Hawaii Association of Independent Schools

Transportation Guidelines

Federal Law

The National Highway Transportation & Safety Authority (NHTSA) recommends against the use of 10 to 15 passenger vans for the transportation of students to and from school organized/sanctioned events; however, it is currently not against federal law to do so. Federal law is specific only on two points in this area: 1) If a school provides transportation from home to school at the beginning of the day and/or from school to home at the end of the day, then the school must use authorized school bus vehicles for this service; and 2) It is against federal law for an automobile dealer to sell a 10 to 15 passenger van to a school for the purpose of transporting students, although it is not against the law for schools to buy one. The automobile dealer can be fined $10,000 for each violation of this policy and up to $10,000,000 for repeated violations of this policy. There is currently no fine for schools. The NHTSA has been lobbying Congress to make the use of such vans illegal for many years and may at some point succeed. About a dozen states have thus far made the use of such vans illegal in their states. Basically, the federal law recommends the use of school buses or vans that have been constructed to the qualifications of school buses whenever possible. The law also defines any vehicle that weighs more than 10,000 pounds as a “bus” if it is used to transport students. Most 6 to 10 passenger vans and even some 10 to 15 passenger vans weigh less than 10,000 pounds, and so they would not be considered “buses” under federal law.

State Law

The Hawaii State Dept. of Transportation (HDOT) also recommends against the use of 10 to 15 passenger vans for the transportation of students to and from school organized/sanctioned events; however, it is currently not against State law to do so.  HDOT is also working with the state legislature to make the use of such vans illegal as has been done in other states.  Current state law – 286-181 c2 – grants to the Board of Education and HAIS Board of Directors the right to issue “exemptions” from the HDOT recommendations.  Both HDOE and HAIS have issued such exemptions.

Transportation Exemptions and Forms

HAIS Transportation Policy and Exemptions – The HAIS Board of Directors has approved the use of the following by member schools:

The “Transportation Exemption” allows a school to use other forms of commercial transportation – a commercial tour bus – when an authorized school bus (the school’s own school bus or a commercial school bus from Roberts or Ground Transportation) is not available or would not be practical in terms of size, cost or duration of the activity. That is, if the school can rent a smaller or less expensive tour vehicle that is more appropriate for the activity than a regular school bus, or, if a regular school bus is not available from a contractor, then this exemption and form should be used to authorize the use of an appropriate commercial vehicle. The guidelines for the use of this form are on the back of the form. This form must be signed by the head of school or his/her delegated person in order to be valid; and one copy should be retained in the school office and one copy provided to the driver of the vehicle. HAIS does not need to receive a copy.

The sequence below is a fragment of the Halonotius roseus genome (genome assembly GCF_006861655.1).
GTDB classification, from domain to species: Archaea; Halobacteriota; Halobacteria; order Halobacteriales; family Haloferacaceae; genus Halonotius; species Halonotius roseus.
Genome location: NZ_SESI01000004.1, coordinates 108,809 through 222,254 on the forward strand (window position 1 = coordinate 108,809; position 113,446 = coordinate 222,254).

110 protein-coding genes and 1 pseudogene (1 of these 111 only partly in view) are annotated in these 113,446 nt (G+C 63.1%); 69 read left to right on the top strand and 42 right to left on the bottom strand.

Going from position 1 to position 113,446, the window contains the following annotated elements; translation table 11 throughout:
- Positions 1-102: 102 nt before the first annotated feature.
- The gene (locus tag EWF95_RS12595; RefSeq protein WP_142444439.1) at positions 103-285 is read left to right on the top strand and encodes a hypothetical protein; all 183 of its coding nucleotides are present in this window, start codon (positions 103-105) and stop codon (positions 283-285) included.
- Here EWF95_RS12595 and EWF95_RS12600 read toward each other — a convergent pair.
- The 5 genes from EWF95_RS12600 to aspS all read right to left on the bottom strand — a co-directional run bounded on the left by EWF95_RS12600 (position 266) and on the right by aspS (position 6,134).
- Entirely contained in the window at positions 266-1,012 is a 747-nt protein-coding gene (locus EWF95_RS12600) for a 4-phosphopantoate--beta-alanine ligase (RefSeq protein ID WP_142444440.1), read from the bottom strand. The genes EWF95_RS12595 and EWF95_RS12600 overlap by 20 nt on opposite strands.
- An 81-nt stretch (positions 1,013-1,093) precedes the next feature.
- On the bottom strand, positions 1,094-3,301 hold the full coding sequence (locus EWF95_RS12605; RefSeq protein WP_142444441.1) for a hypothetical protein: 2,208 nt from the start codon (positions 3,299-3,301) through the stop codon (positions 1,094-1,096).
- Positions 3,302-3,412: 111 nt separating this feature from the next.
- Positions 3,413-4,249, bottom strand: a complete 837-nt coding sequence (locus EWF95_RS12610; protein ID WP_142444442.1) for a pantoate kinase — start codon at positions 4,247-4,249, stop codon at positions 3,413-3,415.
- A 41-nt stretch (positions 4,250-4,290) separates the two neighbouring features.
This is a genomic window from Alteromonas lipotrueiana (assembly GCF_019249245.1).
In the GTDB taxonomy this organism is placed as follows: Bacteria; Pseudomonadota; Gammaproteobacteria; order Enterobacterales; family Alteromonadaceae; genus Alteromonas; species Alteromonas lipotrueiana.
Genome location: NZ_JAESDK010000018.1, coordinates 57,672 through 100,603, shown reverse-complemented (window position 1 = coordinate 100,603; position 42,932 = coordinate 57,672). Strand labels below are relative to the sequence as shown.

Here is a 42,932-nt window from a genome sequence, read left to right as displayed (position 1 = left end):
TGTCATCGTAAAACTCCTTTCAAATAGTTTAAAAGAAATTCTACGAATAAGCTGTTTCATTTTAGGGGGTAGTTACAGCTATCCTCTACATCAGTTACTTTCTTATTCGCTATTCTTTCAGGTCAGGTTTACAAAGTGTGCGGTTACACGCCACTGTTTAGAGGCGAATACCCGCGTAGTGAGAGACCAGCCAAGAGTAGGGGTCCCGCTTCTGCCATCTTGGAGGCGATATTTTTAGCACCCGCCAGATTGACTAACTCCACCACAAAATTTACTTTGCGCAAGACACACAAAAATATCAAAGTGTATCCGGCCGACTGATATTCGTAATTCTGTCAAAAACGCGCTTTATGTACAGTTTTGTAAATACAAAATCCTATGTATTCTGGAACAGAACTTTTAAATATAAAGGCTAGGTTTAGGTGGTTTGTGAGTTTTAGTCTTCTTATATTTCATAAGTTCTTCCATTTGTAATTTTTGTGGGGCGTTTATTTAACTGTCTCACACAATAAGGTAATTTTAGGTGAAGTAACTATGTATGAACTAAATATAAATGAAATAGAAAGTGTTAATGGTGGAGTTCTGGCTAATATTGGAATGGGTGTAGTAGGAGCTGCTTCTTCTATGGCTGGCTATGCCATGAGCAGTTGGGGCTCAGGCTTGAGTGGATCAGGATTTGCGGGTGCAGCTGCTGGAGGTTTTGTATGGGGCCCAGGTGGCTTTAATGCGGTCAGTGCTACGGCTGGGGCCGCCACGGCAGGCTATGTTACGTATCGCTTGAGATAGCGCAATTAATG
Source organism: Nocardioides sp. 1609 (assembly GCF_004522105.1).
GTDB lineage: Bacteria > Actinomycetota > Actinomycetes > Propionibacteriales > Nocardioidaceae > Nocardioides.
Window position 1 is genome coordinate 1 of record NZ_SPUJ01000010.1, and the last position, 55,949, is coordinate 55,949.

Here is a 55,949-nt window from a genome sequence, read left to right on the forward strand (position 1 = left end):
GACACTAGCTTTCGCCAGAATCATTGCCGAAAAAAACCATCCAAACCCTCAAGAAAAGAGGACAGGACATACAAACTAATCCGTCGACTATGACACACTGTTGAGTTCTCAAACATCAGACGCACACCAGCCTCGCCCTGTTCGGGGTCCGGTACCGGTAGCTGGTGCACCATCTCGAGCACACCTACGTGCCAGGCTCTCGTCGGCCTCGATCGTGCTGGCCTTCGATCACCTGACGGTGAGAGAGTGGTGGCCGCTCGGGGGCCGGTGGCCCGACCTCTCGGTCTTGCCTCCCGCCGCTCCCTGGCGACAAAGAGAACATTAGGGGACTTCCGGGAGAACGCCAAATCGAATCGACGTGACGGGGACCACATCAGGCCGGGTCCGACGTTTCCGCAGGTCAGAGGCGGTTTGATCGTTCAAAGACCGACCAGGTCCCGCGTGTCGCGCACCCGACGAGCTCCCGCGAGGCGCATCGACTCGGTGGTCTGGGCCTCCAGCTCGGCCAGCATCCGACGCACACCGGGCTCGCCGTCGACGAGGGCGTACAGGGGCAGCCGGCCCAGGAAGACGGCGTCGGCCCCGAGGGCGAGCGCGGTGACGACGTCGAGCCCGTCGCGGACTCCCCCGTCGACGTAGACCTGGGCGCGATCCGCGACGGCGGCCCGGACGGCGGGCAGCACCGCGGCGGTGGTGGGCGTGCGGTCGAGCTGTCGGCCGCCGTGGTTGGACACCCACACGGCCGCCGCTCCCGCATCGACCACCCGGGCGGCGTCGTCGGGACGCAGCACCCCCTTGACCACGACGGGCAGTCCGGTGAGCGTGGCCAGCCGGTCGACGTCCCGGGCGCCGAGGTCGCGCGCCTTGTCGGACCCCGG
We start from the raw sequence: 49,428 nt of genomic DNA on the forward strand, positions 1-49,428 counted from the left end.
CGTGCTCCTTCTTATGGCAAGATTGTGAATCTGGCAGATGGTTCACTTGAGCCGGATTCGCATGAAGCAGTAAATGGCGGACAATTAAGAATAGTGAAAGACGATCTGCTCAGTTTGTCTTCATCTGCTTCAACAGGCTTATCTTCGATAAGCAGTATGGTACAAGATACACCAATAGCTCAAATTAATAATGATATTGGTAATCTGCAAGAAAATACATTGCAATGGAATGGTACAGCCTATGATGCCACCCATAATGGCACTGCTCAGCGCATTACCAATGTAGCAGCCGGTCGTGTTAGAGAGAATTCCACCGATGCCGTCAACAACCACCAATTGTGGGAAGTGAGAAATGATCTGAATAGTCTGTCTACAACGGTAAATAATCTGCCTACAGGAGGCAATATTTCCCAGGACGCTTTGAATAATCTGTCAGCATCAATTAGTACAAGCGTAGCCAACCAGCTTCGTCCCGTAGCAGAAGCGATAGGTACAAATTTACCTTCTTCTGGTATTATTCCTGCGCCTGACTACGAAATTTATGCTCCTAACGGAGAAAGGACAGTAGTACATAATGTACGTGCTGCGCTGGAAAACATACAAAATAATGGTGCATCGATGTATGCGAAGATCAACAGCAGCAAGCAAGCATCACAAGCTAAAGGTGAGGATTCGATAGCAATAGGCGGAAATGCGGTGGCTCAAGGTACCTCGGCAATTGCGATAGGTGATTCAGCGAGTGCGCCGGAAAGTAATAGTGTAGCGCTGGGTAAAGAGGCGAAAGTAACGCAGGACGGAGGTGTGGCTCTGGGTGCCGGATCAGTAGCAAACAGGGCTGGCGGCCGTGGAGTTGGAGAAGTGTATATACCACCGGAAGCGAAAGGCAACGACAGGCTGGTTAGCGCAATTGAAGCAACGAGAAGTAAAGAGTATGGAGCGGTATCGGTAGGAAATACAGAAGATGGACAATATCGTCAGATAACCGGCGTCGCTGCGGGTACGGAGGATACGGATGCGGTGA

The “Private Vehicle Exemption” allows a school to use a “private vehicle” - that is, any vehicle that weighs less than 10,000 pounds – to transport students to and from school organized/sanctioned events and activities. A school could use one of its own vehicles or the vehicle of a faculty/staff member or parent to transport students for this event or activity. The guidelines for the use of this form are on the back of the form. This form must be signed by the head of school or his/her delegated person in order to be valid; and one copy should be retained in the school office and one copy provided to the driver of the vehicle. HAIS does not need to receive a copy.
 
The “Parent Authorization Form” should be used each time a student will be transported off campus by the school for a school organized/sanctioned event. It is up to each school to decide whether it will require this form be completed for each and every occurrence of off-campus transportation or if one form can be used for multiple occurrences.

Insurance Coverage

Since both federal and state law are somewhat ambiguous in this matter – i.e., they recommend against the use of 10 to 15 passenger vans and private vehicles but it is not illegal – it is important for each school to review these HAIS exemptions and forms with its insurance provider to make sure that the school will be covered for insurance purposes in case of an accident. The insurance provider may wish to suggest additional requirements or statements on the forms, and each school is welcome to modify these forms to meet its own needs.

Conclusion

As a basic guideline for the transportation of students to and from school organized/sanctioned events, if a school bus is available, use it; if a school bus is not available, consider using a “private vehicle” that seats 10 or fewer persons; and, if neither of these options are possible, use a 10 to 15 passenger van as a last resort with great caution.

Resources

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